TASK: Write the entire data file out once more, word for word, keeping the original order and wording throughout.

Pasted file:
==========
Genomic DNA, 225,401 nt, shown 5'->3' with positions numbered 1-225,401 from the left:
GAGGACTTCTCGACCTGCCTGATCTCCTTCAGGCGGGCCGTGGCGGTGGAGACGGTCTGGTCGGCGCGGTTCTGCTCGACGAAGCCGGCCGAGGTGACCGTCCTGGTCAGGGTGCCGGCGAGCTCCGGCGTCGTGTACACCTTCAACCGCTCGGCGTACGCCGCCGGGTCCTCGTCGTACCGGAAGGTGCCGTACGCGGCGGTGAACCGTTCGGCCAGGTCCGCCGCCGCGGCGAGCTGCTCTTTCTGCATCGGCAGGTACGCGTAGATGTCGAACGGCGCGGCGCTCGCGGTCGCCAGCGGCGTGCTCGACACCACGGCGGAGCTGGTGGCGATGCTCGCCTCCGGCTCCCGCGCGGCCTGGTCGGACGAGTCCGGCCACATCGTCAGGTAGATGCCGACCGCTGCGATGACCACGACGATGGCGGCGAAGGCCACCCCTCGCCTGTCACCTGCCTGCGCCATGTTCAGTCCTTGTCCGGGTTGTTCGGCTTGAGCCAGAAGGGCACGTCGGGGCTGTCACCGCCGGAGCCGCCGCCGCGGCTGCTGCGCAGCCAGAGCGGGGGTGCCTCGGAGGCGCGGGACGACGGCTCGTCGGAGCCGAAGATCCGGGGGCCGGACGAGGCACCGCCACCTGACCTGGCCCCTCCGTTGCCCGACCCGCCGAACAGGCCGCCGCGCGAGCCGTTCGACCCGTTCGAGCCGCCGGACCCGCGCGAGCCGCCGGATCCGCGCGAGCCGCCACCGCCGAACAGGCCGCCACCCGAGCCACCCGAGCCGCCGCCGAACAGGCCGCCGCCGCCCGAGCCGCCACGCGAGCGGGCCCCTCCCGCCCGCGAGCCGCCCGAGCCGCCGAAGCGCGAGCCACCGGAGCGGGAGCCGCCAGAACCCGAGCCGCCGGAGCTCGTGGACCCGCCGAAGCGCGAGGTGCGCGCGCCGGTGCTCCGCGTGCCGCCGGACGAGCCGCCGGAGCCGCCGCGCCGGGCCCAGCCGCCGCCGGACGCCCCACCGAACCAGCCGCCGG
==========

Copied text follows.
Genomic DNA, 225,401 nt, shown 5'->3' with positions numbered 1-225,401 from the left:
GAGGACTTCTCGACCTGCCTGATCTCCTTCAGGCGGGCCGTGGCGGTGGAGACGGTCTGGTCGGCGCGGTTCTGCTCGACGAAGCCGGCCGAGGTGACCGTCCTGGTCAGGGTGCCGGCGAGCTCCGGCGTCGTGTACACCTTCAACCGCTCGGCGTACGCCGCCGGGTCCTCGTCGTACCGGAAGGTGCCGTACGCGGCGGTGAACCGTTCGGCCAGGTCCGCCGCCGCGGCGAGCTGCTCTTTCTGCATCGGCAGGTACGCGTAGATGTCGAACGGCGCGGCGCTCGCGGTCGCCAGCGGCGTGCTCGACACCACGGCGGAGCTGGTGGCGATGCTCGCCTCCGGCTCCCGCGCGGCCTGGTCGGACGAGTCCGGCCACATCGTCAGGTAGATGCCGACCGCTGCGATGACCACGACGATGGCGGCGAAGGCCACCCCTCGCCTGTCACCTGCCTGCGCCATGTTCAGTCCTTGTCCGGGTTGTTCGGCTTGAGCCAGAAGGGCACGTCGGGGCTGTCACCGCCGGAGCCGCCGCCGCGGCTGCTGCGCAGCCAGAGCGGGGGTGCCTCGGAGGCGCGGGACGACGGCTCGTCGGAGCCGAAGATCCGGGGGCCGGACGAGGCACCGCCACCTGACCTGGCCCCTCCGTTGCCCGACCCGCCGAACAGGCCGCCGCGCGAGCCGTTCGACCCGTTCGAGCCGCCGGACCCGCGCGAGCCGCCGGATCCGCGCGAGCCGCCACCGCCGAACAGGCCGCCACCCGAGCCACCCGAGCCGCCGCCGAACAGGCCGCCGCCGCCCGAGCCGCCACGCGAGCGGGCCCCTCCCGCCCGCGAGCCGCCCGAGCCGCCGAAGCGCGAGCCACCGGAGCGGGAGCCGCCAGAACCCGAGCCGCCGGAGCTCGTGGACCCGCCGAAGCGCGAGGTGCGCGCGCCGGTGCTCCGCGTGCCGCCGGACGAGCCGCCGGAGCCGCCGCGCCGGGCCCAGCCGCCGCCGGACGCCCCACCGAACCAGCCGCCGG